By: Barbara Bradley
Problems with blood glucose control need to be prevented and solved when using an insulin pump. When something goes wrong, do you blame it on the pump or suspect you made an error? Do you assume there is a pump problem with each alarm?
Whenever BGs are not in target range, you need a troubleshooting plan. Be prepared.
Check those BGs as recommended; don’t be cavalier about this. If you miss a BG test, you could have surprise numbers in either direction. Extra tests are needed before and during driving, exercise, and any symptoms of illness or hypoglycemia.
Keep a copy of emergency guidelines recommended by your healthcare provider and review it periodically. Be prepared to check for ketones, and give insulin by syringe if you have a pump failure.
Read all safety precautions. Read the troubleshooting or system error section. Learn the alarm system messages and icons. Follow the daily care and maintenance instructions.
Check the infusion site. Is the adhesive secure? Is it wet? Has the catheter or needle slipped out of place? Is there redness, pain, bruising or bleeding at the site? Have you rotated the site as recommended by your pump team?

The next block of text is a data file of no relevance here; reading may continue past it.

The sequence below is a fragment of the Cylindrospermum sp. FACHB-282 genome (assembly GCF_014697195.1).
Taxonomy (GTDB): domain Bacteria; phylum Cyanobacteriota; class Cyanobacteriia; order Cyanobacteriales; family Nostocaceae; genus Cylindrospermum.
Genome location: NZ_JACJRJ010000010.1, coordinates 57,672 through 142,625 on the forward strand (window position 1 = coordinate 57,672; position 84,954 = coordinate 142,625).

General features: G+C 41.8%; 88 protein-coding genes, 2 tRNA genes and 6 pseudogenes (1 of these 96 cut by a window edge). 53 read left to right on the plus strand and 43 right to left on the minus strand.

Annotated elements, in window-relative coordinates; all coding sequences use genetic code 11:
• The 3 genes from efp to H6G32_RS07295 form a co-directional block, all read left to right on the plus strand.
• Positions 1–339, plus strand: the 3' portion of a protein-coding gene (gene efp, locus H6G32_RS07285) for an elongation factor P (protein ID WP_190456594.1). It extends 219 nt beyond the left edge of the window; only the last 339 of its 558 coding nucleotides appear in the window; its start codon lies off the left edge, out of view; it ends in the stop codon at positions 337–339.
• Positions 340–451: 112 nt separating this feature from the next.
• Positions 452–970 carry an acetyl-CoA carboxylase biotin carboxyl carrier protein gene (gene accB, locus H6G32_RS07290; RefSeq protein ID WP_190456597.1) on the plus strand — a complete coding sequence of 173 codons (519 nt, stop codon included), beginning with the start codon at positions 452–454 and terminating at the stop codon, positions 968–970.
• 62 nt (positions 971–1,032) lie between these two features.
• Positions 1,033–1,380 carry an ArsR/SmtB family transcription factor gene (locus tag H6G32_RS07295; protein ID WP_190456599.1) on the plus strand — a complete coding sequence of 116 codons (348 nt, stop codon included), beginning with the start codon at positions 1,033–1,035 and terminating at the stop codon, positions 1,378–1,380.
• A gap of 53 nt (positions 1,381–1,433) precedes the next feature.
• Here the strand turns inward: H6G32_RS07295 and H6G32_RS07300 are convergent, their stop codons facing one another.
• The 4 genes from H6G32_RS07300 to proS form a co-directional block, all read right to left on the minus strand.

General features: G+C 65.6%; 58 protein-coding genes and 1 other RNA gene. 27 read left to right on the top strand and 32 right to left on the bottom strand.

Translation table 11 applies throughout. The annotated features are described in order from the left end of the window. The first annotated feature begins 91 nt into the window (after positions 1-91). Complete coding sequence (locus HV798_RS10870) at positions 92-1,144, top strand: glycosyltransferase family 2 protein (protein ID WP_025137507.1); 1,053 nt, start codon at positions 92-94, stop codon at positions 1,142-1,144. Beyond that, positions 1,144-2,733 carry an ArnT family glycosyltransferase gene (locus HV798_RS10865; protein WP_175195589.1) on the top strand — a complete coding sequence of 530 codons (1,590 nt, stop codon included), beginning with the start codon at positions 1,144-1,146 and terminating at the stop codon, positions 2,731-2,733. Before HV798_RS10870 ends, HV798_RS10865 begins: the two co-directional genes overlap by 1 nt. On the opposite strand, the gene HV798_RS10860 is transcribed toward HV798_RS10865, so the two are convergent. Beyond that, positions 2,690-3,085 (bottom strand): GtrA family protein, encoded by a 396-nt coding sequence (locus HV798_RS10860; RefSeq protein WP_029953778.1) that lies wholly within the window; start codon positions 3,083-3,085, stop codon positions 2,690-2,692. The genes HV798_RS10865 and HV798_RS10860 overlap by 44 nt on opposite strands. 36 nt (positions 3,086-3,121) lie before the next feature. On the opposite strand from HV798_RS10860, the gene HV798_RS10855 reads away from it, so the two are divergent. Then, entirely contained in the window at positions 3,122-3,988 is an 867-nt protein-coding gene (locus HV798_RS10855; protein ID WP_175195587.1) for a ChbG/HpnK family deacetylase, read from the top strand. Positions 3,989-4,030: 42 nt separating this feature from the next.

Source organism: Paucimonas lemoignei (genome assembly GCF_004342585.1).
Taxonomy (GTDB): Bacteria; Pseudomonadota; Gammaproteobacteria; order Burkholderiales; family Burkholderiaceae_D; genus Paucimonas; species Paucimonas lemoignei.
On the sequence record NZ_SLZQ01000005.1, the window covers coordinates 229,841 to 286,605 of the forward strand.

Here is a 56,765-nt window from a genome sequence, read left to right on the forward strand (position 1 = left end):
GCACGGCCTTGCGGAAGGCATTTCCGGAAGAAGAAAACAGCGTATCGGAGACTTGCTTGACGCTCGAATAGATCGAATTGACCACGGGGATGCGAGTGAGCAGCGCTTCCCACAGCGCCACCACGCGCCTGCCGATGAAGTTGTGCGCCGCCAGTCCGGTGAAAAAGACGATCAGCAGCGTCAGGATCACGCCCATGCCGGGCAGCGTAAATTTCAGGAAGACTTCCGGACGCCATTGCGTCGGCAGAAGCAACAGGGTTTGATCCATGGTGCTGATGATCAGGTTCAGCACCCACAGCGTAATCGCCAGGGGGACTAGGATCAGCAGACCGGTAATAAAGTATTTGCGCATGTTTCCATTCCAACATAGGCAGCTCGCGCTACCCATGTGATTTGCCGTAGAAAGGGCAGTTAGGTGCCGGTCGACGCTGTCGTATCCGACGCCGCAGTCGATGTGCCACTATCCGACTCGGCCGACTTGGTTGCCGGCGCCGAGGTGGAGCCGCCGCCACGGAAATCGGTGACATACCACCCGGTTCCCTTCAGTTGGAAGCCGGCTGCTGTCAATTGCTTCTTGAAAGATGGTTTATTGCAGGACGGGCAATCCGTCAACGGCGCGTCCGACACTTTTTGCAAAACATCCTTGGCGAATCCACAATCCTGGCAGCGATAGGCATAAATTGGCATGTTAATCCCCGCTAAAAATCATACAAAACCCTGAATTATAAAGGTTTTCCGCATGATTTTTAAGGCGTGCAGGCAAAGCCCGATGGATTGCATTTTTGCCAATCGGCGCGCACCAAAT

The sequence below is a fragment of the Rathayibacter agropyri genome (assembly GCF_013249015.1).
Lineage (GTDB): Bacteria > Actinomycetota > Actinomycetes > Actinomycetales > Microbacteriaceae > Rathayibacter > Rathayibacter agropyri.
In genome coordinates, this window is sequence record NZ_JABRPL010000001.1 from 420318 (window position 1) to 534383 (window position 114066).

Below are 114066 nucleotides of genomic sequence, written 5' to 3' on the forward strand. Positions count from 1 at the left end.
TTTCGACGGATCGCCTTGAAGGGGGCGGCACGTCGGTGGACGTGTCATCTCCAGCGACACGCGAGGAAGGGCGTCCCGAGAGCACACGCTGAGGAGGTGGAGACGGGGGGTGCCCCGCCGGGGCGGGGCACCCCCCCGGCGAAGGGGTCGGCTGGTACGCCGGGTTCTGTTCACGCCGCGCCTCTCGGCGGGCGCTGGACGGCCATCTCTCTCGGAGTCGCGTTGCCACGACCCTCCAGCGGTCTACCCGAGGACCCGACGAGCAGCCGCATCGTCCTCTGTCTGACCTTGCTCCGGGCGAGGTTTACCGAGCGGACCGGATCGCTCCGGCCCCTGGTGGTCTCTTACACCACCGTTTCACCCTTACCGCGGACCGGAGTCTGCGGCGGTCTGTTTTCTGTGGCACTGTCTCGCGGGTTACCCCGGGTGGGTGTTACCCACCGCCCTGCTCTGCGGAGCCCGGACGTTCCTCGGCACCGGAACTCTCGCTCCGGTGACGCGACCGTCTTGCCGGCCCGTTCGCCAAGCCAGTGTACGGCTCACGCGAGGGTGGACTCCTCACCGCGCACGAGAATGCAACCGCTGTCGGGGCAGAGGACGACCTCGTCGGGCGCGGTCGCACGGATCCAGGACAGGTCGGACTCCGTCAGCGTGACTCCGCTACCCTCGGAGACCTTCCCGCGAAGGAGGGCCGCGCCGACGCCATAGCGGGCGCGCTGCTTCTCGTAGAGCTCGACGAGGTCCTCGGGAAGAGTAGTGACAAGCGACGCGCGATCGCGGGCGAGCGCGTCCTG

Check the infusion set. Is there any insulin leaking from loose or damaged connections? Is there any air or blood in the tubing? Is the tubing crimped or occluded? Disconnect from the infusion site to fix the problem. Never tighten connections, rewind, re-prime or remove air from the system when the pump and infusion set are still connected to your body. Doing this can potentially cause hypoglycemia from an unwanted bolus of insulin. Each pump manufacturer should have this warning in the owner’s manual and training materials.
Syringe Prep Technique
Re-evaluate your syringe prep technique. Is the syringe plunger moving freely before you load insulin into it? Did you lubricate the inside while pulling back and rotating the plunger? Are you repeatedly reusing a reservoir or cartridge? The lubrication may be used up, making the drive mechanism work harder to deliver insulin. Review the directions for loading insulin and follow the guidelines.
Be sure to check the pump. Most technical problems will be obvious—a distorted or unreadable LCD screen, a malfunction of programming buttons, programmed functions not working, cracked housing. Check the programming and history status in the pump: Did you miss a meal bolus or correction bolus? Are basal settings correct? Do these need to be re-evaluated if your insulin needs have changed? Is the time of day correct? What information is in the alarm history? What’s the battery status?
For pump problems, call the customer support team for the manufacturer. Review training materials for answers, or meet with your pump team or pump trainer. When in doubt, check with both groups. Educate your support team. Family members or close friends should be able to help solve problems when you need assistance. Safe pumping!